Friday 9 October 2015

Interview with Sara B Elfgren

Back in July we interviewed Mats Strandberg, one half of the writing team behind the amazing Engelsfors trilogy. Today we've got Sara B Elfgren the other half of the team giving her side.

Infogad bild 1
Sara B. Elfgren (B is for Bergmark) started her career in the film industry as a screenwriter and script editor. She has a degree in film studies. The Circle was her debut novel. She is currently writing a new fantasy book series and, together with comic book artist Karl Johnsson, the graphic novel Vei. She has cowritten the screenplay to the film adaptation of The Circle together with director Levan Akin.

Sara was born in 1980 in Stockholm, and she still lives there with her husband.

So this is your chance to put your side of the story - how did the collaboration with Mats Strandberg come about?

I don’t really have anything to add! Other than that he is an amazing co-writer and human being. I’m very lucky to have met him, and I look forward to writing with him again.

What's it like to create in collaboration as opposed to solo - what are the ups and downs?

As long as you have the right partner there aren’t any drawbacks to collaboration, except the need for more logistics. I love working on my own and making all the choices, but I couldn’t be without my collaborations. I just published my first children’s book, Just nu har vi varandra (Time for each other), and the illustrator Maria Fröhlich and I are working on a second book with the same characters. I’m writing a fantasy graphic novel with artist Karl Johnsson, and working on scripts with several directors and other writers. I learn so much from these collaborations and they give instant energy that sometimes can be hard to find when you’re writing on your own. With that said, I’m super excited about having started on my first solo novel. If everything goes according to plan it will be out in 2017.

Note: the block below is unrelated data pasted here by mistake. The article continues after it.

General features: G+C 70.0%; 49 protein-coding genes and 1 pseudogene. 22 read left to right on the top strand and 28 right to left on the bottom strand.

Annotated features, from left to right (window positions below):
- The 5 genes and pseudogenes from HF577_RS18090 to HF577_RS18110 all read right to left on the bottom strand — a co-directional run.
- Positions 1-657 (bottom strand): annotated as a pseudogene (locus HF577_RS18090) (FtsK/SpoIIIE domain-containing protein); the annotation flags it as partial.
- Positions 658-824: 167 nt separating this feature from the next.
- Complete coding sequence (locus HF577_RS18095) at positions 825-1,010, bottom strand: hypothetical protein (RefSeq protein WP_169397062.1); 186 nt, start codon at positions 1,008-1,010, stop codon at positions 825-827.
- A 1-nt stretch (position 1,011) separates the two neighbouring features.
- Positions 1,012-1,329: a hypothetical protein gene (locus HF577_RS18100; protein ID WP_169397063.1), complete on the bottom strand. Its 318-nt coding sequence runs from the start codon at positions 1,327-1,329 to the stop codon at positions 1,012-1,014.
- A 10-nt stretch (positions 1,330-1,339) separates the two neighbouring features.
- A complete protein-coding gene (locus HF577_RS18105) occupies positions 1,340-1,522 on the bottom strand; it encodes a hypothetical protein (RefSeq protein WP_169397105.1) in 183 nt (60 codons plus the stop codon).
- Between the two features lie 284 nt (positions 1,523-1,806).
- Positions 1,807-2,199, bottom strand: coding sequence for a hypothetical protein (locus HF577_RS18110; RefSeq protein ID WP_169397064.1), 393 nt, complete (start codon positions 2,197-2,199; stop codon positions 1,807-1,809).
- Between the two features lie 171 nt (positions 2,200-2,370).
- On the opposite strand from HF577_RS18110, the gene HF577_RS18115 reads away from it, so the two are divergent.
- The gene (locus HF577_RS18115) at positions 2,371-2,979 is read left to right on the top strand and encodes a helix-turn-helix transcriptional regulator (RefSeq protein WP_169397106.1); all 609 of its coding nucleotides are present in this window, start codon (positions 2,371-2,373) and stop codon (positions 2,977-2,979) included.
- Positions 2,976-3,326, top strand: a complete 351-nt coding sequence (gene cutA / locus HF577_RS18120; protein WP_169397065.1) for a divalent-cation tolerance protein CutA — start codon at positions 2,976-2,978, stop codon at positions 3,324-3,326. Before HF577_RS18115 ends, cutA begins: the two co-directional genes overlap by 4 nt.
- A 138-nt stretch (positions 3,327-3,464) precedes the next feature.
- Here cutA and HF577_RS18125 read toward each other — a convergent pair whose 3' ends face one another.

Omslagsbild: Just nu har vi varandra

I was made aware of the trilogy by a Swedish friend but now the trilogy has spread far and wide, I asked Mats about the translations already, so I'll ask you about the covers - what's your favourite foreign edition cover & why?

I’m very pleased that so many foreign publishers chose to use the original covers with illustrations by Kim W. Andersson. His collection of romantic horror short stories – Love Hurts - is being published by Dark Horse in October this year (I actually wrote one of them). It was a fun treat to see the Chosen Ones as manga characters on the cover of the Japanese edition. The character Linnéa, who is a huge Dir En Grey-fan is wearing a Dir En Grey-top. The band gave special permission. She would have loved that.

Which piece of writing are you most proud of?

The Engelsfors trilogy has changed my life, and it has touched other people’s lives as well, sometimes making a profound difference, as we’ve been told by some readers. I’m definitely proud of what I do, but mostly I feel grateful for being able to work full time, and meeting all these amazing people. I love my work.